Q: I'm sorry to be obtuse, but I think for a lot of our viewers some of this is hard to understand, and so why don't we just take another crack at this. In the simplest possible terms, what is the difference between the initial plan, which was to buy the bad or toxic mortgage assets the banks were holding, and the current plan, which appears to be to have the government go in and say we're going to be part owner of these banks.
A: If you inject eh, money into the capital of the banks themselves, that is much more high-powered. Because eh, you only need to have for eh, a hundred dollars worth of loans, you only need 8 percent capital. So if you provide additional capital, then you can support a lot more of, of the the balance sheet than if you take some of the assets from the balance sheet and take it off the hands of the banks.
So it is much more effective. It's also would be the right thing to do because there is a hole, the banks lost money, they need to replenish eh, their equity. And that could be done by shareholders themselves, eh, or by others who want to invest. Because the, the Treasury would merely underwrite the issue but would give preference to the existing shareholders to subscribe.
And those rights to subscribe would be trade-able. So if the shareholders don't have money themselves, they can sell the rights to someone else, who does have the money. And the deal would be attractive enough because if the treasury is willing to buy those shares, then that is probably the cheapest price at which you can buy. So it would attract private capital.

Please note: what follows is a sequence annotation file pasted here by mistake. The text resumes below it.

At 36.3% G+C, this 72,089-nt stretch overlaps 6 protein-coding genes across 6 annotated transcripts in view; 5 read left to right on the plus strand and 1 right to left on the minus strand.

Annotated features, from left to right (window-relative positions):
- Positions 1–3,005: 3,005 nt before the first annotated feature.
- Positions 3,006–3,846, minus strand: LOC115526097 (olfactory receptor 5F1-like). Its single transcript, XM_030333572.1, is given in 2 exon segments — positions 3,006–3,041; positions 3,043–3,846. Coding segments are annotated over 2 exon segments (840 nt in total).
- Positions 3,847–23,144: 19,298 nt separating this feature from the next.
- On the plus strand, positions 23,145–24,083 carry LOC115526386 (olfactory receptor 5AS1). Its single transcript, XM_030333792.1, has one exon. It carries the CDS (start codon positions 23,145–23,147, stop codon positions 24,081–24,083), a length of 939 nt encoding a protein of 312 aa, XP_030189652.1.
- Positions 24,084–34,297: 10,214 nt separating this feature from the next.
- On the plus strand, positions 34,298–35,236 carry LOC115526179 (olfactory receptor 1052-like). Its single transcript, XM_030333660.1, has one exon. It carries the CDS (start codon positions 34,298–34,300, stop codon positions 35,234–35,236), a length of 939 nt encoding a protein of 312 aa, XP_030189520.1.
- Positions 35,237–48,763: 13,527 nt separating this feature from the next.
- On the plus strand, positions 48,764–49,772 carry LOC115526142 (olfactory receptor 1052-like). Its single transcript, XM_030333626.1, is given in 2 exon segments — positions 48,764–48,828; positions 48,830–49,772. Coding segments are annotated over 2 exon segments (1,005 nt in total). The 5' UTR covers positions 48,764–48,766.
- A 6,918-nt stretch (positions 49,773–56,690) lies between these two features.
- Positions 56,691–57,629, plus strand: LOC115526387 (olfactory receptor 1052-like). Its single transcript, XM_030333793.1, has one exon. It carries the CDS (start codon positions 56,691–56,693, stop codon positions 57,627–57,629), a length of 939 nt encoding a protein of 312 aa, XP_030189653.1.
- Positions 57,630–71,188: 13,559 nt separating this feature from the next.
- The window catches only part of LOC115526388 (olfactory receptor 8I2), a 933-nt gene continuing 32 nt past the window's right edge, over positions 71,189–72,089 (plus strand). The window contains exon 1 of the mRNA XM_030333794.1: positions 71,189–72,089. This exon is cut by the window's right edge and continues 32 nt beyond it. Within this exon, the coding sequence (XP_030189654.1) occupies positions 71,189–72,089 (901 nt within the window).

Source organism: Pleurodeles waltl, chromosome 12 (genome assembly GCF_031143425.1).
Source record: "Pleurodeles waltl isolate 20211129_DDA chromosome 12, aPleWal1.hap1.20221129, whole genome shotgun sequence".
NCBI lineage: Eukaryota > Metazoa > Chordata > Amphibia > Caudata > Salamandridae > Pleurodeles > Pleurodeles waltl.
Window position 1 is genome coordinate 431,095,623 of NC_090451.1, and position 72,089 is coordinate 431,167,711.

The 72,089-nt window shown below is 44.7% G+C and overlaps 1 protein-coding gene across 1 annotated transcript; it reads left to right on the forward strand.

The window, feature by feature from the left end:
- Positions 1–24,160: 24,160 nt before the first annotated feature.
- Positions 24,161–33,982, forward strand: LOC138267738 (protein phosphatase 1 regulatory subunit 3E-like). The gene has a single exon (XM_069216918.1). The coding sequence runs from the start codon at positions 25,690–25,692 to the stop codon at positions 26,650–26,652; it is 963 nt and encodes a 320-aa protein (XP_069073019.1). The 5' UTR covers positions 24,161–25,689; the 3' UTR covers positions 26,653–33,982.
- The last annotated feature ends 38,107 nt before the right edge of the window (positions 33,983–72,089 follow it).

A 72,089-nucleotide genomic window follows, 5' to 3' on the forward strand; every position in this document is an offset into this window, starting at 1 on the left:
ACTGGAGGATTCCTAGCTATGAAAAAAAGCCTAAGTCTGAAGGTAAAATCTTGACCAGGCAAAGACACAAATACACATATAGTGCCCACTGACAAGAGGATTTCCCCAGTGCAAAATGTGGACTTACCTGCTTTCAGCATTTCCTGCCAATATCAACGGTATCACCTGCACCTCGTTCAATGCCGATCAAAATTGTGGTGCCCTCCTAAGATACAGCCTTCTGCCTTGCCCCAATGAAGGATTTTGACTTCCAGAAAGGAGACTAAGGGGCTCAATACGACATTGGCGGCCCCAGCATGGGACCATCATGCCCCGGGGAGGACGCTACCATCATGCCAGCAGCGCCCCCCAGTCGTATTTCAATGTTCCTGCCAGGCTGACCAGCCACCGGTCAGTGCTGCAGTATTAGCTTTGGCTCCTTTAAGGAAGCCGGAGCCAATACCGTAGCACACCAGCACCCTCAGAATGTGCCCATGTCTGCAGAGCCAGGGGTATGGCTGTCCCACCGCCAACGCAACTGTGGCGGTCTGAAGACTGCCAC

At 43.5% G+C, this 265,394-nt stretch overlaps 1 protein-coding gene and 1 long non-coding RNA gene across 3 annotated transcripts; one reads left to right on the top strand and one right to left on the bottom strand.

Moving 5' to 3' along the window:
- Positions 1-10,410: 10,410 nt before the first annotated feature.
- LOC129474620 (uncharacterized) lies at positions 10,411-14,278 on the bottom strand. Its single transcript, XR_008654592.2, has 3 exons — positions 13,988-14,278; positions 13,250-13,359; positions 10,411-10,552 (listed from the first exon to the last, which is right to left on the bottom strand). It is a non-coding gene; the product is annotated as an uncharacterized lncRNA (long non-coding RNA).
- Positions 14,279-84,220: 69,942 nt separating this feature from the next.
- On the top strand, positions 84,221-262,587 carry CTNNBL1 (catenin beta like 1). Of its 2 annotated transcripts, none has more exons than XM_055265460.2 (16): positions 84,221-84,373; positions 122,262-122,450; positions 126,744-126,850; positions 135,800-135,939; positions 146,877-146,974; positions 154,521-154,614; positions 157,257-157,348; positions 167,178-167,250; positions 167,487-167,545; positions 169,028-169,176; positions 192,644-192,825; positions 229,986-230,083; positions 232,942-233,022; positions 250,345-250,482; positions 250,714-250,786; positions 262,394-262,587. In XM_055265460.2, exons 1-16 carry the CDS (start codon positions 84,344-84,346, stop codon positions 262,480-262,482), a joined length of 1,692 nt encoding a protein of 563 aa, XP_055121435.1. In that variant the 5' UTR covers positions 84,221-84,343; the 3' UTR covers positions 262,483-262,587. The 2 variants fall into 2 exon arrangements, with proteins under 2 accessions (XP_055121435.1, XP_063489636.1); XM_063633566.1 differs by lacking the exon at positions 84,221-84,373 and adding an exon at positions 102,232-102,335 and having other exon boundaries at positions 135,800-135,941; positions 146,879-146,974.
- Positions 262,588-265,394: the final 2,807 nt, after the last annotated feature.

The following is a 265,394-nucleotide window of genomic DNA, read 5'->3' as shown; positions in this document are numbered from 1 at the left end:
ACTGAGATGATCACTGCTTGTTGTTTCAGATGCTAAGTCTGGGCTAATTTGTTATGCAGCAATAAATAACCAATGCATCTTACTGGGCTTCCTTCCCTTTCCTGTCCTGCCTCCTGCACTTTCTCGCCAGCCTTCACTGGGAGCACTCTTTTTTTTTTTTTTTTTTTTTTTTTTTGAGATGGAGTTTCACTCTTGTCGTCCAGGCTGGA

Q: I'm pleased to note that you sound more optimistic right now than you have in recent days when you've said some rather gloomy things. What has changed if anything?
A: Well I think that the secretary of the treasury has come around, eh, to this view. And I think that also the European governments realize that they have to fix their system. And eh, you know when you go to the brink as we are right now, then something happens to pull you back. Because the alternative of allowing this to continue is so horrendous that even people who don't want any government intervention realize that such intervention IS necessary.
Q: You have been a phenomenally successful investor over the years. As you look out at the stock market right now, do you see bargains out there? Is now the time to buy?
A: Well you know I don't want to give people advice, eh, I think people have to make up their own minds. But certainly you are now in a period, of lets say, give up. And at times like this there are bargains. But unless the government does the right things, eh, then things could still go wrong.
And in any case, the real economy is now going to enter into eh, quite serious recession. But if you do the right things, then you could see how you could come out of that recession.
You could see across the valley. And when you can see across the valley, then usually financial markets do it, and you find that at the time of recession, actually, stock markets tend to go up, rather than go down.
Q: I've heard you say recently that we're entering into a new and more difficult era What do you mean by that? That the United States will have less power in the world, and also perhaps that American citizens will have less money in their pocket?